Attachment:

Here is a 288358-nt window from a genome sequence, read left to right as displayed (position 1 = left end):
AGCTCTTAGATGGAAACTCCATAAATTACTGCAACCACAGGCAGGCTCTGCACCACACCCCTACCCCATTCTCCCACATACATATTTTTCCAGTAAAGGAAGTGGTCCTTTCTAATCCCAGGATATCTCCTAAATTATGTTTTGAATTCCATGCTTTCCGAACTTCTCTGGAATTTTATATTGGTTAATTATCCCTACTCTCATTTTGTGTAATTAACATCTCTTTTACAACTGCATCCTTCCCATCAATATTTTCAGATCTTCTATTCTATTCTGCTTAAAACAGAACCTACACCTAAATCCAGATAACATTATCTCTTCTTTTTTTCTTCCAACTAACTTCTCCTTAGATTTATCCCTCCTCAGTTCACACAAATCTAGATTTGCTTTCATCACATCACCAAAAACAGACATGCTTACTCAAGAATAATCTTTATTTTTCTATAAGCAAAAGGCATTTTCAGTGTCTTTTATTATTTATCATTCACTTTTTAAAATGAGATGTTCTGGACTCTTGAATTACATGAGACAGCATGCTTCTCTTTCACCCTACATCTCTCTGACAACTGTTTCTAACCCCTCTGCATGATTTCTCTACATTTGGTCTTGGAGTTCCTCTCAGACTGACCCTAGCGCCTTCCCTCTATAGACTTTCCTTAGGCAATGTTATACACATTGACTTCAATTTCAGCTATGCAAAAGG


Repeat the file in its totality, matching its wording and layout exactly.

Here is a 288358-nt window from a genome sequence, read left to right as displayed (position 1 = left end):
AGCTCTTAGATGGAAACTCCATAAATTACTGCAACCACAGGCAGGCTCTGCACCACACCCCTACCCCATTCTCCCACATACATATTTTTCCAGTAAAGGAAGTGGTCCTTTCTAATCCCAGGATATCTCCTAAATTATGTTTTGAATTCCATGCTTTCCGAACTTCTCTGGAATTTTATATTGGTTAATTATCCCTACTCTCATTTTGTGTAATTAACATCTCTTTTACAACTGCATCCTTCCCATCAATATTTTCAGATCTTCTATTCTATTCTGCTTAAAACAGAACCTACACCTAAATCCAGATAACATTATCTCTTCTTTTTTTCTTCCAACTAACTTCTCCTTAGATTTATCCCTCCTCAGTTCACACAAATCTAGATTTGCTTTCATCACATCACCAAAAACAGACATGCTTACTCAAGAATAATCTTTATTTTTCTATAAGCAAAAGGCATTTTCAGTGTCTTTTATTATTTATCATTCACTTTTTAAAATGAGATGTTCTGGACTCTTGAATTACATGAGACAGCATGCTTCTCTTTCACCCTACATCTCTCTGACAACTGTTTCTAACCCCTCTGCATGATTTCTCTACATTTGGTCTTGGAGTTCCTCTCAGACTGACCCTAGCGCCTTCCCTCTATAGACTTTCCTTAGGCAATGTTATACACATTGACTTCAATTTCAGCTATGCAAAAGG